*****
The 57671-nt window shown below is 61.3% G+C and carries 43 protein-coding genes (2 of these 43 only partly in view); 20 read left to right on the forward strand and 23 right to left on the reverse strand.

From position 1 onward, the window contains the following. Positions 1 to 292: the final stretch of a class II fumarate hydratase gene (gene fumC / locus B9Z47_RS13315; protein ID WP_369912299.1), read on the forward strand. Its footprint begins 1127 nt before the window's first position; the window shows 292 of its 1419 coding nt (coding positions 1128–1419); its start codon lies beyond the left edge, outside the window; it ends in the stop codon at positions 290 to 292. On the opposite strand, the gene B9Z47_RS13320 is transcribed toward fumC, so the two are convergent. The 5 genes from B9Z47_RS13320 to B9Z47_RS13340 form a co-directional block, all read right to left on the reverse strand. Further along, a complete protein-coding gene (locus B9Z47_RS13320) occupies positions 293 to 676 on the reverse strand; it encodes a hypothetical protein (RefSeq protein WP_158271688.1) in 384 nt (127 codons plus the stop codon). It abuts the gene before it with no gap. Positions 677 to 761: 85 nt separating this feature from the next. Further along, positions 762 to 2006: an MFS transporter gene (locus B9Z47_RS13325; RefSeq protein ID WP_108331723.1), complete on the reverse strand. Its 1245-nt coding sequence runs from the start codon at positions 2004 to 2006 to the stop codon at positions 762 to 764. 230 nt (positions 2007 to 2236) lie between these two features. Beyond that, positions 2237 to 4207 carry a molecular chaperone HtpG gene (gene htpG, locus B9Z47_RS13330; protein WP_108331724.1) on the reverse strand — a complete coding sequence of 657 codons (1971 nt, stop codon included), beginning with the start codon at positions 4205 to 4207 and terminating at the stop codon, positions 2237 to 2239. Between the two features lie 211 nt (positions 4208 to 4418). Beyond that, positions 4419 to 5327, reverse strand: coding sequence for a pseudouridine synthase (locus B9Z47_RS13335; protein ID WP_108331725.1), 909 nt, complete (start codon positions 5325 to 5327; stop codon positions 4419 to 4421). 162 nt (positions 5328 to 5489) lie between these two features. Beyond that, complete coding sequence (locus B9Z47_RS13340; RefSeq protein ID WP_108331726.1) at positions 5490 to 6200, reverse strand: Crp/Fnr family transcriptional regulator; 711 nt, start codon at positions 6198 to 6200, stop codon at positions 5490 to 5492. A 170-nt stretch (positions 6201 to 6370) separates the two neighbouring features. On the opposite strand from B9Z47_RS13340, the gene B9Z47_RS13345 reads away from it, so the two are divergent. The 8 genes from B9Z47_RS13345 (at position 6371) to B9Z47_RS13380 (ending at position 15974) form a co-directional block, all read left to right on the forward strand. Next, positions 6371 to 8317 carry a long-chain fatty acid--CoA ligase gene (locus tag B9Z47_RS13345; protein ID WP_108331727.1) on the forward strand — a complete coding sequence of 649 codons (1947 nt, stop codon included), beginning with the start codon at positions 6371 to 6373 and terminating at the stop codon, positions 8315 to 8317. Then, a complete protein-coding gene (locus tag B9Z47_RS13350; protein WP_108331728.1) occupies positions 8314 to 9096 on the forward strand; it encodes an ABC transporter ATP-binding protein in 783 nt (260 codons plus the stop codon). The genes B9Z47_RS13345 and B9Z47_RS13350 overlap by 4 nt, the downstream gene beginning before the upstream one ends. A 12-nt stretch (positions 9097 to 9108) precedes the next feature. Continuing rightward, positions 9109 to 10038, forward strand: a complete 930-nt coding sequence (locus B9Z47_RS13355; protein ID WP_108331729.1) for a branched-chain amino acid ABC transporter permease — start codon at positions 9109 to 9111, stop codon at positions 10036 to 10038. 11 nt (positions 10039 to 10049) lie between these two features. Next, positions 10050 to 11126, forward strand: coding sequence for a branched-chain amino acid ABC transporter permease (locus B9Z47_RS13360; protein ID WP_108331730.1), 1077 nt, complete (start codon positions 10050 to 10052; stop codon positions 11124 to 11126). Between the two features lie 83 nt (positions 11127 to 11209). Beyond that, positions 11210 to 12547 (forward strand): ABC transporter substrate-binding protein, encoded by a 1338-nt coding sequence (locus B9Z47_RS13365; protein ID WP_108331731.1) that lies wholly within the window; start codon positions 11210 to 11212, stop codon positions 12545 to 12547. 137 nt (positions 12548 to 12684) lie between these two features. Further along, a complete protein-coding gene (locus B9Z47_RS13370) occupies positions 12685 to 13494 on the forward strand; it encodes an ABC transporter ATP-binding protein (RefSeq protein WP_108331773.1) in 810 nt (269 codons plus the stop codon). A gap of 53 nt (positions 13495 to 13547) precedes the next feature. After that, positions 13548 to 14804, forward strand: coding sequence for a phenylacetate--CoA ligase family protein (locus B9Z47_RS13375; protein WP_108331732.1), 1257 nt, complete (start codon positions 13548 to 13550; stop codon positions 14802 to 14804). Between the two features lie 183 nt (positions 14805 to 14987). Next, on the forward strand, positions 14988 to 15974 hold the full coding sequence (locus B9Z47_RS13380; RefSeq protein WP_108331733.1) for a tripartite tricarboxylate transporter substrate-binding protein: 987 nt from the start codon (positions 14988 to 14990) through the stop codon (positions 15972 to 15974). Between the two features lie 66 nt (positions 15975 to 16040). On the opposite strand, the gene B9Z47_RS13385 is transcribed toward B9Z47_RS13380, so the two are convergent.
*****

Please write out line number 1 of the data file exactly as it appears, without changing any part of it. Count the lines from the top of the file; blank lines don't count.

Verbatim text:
The 57671-nt window shown below is 61.3% G+C and carries 43 protein-coding genes (2 of these 43 only partly in view); 20 read left to right on the forward strand and 23 right to left on the reverse strand.